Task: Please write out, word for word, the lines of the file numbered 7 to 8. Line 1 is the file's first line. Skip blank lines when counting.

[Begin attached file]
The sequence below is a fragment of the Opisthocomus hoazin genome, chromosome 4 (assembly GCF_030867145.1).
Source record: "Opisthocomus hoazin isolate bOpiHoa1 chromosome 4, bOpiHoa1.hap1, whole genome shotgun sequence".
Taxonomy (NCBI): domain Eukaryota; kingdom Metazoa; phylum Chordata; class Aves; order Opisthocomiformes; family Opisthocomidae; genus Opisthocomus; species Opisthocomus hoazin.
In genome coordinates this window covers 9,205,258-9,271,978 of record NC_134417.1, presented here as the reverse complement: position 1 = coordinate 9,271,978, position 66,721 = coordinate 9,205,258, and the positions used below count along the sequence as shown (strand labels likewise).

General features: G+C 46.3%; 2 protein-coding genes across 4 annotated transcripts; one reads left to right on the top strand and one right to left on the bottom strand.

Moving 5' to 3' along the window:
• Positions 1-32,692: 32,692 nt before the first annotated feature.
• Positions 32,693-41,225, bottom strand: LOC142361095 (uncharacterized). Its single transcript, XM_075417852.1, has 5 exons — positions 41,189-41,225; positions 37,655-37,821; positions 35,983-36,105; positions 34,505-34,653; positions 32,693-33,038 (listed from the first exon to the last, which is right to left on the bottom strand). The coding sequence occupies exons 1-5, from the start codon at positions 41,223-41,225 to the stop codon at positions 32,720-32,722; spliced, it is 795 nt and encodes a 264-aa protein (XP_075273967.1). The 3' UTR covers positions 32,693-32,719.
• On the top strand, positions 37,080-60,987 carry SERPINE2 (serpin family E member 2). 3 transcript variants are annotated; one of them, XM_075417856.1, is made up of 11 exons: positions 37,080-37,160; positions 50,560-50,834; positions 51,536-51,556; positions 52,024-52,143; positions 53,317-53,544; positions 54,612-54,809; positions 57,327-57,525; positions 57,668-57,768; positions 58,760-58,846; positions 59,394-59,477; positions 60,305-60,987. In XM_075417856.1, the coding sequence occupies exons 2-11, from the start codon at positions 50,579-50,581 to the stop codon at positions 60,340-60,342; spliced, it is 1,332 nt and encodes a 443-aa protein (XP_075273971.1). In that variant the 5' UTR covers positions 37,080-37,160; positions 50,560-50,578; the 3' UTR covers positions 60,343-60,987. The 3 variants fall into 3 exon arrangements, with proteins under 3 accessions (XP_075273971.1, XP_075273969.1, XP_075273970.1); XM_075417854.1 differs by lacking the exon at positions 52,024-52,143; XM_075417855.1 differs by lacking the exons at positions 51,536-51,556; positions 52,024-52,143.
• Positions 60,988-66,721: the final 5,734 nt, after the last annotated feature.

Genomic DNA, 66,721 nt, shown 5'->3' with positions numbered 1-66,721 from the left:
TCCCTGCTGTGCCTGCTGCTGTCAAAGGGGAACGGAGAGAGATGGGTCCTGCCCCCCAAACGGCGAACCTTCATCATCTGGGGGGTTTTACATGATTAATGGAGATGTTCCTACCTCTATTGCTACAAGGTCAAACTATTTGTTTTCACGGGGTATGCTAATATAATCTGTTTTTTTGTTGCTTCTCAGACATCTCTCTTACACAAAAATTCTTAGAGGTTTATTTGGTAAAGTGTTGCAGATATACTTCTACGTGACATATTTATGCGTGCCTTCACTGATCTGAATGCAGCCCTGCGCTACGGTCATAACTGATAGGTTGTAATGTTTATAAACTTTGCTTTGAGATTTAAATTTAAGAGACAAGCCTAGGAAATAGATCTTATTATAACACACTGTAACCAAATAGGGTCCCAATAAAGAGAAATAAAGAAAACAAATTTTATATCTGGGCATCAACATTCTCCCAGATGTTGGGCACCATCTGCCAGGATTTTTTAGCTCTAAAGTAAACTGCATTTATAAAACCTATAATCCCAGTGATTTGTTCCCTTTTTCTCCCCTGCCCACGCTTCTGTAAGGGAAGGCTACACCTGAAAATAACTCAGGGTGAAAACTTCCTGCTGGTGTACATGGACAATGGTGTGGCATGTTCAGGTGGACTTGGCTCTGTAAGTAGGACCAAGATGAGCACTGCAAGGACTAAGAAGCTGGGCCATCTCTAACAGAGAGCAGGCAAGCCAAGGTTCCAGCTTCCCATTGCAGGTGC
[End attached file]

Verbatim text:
• Positions 1-32,692: 32,692 nt before the first annotated feature.
• Positions 32,693-41,225, bottom strand: LOC142361095 (uncharacterized). Its single transcript, XM_075417852.1, has 5 exons — positions 41,189-41,225; positions 37,655-37,821; positions 35,983-36,105; positions 34,505-34,653; positions 32,693-33,038 (listed from the first exon to the last, which is right to left on the bottom strand). The coding sequence occupies exons 1-5, from the start codon at positions 41,223-41,225 to the stop codon at positions 32,720-32,722; spliced, it is 795 nt and encodes a 264-aa protein (XP_075273967.1). The 3' UTR covers positions 32,693-32,719.